You can check out my posts about making my own mead by going to archives for 2011, February through August. Thanks
Admit it, you thought the only time mead was consumed nowadays was at Renaissance Fairs or following a rousing day of LARPing – that’s Live Action Role Playing, for those of you not in the know. But, contrary to popular belief, this ancient honey wine is not just for the Dungeons and Dragons set. Made since ancient times from fermented honey and water, mead is a great drink to add to your fall table, especially if you’ll be celebrating Rosh Hashanah this week. Think of mead as the more adult version of apples and honey with the mead being your honey and a delicious slice of sweet apple cake standing in for the traditional apple slice.
We can trace mead’s origins all the way back to 7000 BCE and mainland China, where archeological digs have unearthed ancient pottery with mead residue inside. From there the recipe for mead traveled to Europe and Africa. In both locations historians believe mead caught on in places where the climates and/or soils didn’t support healthy grape production. With no ability to make wine, mead was a great option, since all one needed was access to bees and water.
As society progressed and we developed the ability to trade with locations much further away from us, many forgot about Mmad, losing the need for it with the influx of wine from other regions. But some cultures across the world maintained mead as a staple beverage, including Ethiopia, which continued to perfect the beverage known as Tej — a beverage that is still drunk at Ethiopian tables to this day.
Recently, mead has experienced a resurgence in the U.S., with craft meaderies opening across the country to brew meads of all different styles. While the traditional sweet mead can still be found, craft mead brewers are now making meads that truly push the boundaries of the beverage, from the very dry and bubbly almost sparkling wine style, to the sweet and fruity that is reminiscent of Riesling.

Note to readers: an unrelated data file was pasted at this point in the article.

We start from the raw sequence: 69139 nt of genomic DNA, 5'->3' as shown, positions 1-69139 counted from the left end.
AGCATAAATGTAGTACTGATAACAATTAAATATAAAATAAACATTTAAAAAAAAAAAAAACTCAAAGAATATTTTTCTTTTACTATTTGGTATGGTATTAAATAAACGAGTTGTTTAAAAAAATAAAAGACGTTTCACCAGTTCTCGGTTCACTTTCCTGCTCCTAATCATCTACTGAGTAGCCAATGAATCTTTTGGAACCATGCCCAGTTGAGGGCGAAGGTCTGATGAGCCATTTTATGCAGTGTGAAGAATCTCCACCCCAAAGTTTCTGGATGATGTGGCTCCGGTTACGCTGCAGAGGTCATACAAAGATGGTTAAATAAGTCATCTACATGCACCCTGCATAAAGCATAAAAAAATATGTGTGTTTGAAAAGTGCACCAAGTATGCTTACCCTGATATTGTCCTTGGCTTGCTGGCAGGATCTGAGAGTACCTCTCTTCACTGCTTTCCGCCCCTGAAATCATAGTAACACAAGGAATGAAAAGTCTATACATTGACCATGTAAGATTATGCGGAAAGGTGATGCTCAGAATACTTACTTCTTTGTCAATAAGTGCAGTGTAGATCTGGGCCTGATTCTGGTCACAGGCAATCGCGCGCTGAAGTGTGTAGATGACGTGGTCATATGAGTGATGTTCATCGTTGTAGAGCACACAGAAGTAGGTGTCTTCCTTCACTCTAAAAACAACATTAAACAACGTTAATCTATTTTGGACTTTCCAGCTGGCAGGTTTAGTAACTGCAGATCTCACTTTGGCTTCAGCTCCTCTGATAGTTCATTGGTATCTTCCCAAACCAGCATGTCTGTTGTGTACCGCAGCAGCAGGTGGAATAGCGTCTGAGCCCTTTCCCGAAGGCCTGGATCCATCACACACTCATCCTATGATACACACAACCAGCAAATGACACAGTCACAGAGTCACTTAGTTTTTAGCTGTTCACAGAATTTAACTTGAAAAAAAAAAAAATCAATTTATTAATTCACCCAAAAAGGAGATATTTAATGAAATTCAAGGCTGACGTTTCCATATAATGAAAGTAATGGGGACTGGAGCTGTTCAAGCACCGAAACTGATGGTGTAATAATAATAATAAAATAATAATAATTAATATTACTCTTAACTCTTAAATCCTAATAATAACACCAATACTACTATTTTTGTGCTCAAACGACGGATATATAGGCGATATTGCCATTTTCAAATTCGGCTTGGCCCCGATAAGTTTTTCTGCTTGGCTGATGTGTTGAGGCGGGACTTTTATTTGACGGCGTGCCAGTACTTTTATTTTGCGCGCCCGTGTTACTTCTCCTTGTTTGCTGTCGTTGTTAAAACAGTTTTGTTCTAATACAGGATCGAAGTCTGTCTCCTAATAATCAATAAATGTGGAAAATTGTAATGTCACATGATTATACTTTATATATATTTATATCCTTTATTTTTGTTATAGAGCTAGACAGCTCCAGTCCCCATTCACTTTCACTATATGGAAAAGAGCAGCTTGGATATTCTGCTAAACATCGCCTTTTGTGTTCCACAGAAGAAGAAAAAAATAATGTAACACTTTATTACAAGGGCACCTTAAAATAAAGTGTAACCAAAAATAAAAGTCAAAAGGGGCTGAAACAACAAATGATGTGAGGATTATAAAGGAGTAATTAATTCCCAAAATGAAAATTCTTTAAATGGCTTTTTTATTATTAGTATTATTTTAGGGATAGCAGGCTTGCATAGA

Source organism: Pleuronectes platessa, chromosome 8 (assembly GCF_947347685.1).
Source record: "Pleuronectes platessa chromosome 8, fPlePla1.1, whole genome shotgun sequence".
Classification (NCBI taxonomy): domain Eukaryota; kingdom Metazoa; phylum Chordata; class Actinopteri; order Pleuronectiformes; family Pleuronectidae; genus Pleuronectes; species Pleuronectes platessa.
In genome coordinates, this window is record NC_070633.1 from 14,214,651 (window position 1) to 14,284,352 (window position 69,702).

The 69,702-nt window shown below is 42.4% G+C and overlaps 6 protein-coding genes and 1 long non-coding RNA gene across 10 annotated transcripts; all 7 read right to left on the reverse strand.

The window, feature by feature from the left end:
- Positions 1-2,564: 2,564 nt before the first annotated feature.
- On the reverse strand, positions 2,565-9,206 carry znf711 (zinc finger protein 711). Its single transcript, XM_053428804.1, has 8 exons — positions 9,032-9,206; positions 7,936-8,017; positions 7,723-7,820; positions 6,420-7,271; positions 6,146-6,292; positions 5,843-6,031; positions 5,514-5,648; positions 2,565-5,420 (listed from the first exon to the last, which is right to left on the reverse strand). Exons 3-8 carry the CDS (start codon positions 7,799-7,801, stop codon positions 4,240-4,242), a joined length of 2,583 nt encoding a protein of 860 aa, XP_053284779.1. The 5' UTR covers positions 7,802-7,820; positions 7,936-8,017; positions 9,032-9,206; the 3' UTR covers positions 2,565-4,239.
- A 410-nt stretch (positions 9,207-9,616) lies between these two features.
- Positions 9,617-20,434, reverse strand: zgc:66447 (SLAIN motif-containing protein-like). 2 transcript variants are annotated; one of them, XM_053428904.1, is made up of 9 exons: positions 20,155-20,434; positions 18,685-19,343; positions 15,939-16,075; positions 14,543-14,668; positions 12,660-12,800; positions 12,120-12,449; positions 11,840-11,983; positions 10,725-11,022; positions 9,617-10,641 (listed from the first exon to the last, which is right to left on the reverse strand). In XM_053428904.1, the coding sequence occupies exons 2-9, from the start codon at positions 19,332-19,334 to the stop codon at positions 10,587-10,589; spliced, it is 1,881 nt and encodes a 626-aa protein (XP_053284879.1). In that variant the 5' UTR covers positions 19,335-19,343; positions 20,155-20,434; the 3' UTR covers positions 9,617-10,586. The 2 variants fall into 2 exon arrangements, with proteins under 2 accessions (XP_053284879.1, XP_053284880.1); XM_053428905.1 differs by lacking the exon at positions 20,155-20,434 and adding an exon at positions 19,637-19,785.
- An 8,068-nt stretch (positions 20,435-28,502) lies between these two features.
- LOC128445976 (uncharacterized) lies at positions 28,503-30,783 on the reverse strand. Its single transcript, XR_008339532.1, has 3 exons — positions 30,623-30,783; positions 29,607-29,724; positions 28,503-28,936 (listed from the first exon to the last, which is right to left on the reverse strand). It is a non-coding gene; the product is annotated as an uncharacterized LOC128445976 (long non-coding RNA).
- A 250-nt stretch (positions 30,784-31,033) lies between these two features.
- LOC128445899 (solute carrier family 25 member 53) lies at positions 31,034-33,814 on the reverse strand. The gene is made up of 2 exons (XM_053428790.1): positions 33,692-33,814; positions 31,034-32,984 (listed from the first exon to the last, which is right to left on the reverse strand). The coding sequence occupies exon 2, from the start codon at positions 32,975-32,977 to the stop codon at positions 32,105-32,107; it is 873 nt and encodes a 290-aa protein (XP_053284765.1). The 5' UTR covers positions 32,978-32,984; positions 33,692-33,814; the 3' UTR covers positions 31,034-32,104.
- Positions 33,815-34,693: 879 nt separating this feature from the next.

As the industry has expanded, so has experimentation, with many brewers striving to make meads that not only appeal to their tastes, but that of their peers as well. In many instances, this means new styles of the elixir mixed with fresh fruits and berries, or meads that are “hopped” and made in the style of an American IPA. While mead used to also be a beverage that, historically, was simply fermented and then bottled, some brewers have started to age it like wine, letting the mead rest in stainless steel or oak for up to a year before placing it in the bottle. The result of all of this experimentation is a high quality beverage that is definitely like nothing you may have had with that turkey leg ten years ago at the Renaissance Fair.
Just like wine, mead can only be great if the ingredients used to make it are, and for mead that all begins with the flowers. Because the base ingredients of mead are simply water and honey, the flowers the bees visited in the process of creating their sticky sweet syrup are incredibly important. Some people say drinking mead is like drinking the elixir of thousands of flowers at once and each mead can have completely different characteristics depending on the types of flowers visited by the bees.
Because mead is usually at least a little sweet, it’s a great accompaniment for spicier foods, which is probably why it’s been a constant on the Ethiopian table for all this time. It also pairs wonderfully with stews, hard sharp cheese and of course desserts.
So add mead to your table, and say cheers to a sweet new year — you won’t be disappointed.
Header image via Boykov / Shutterstock.com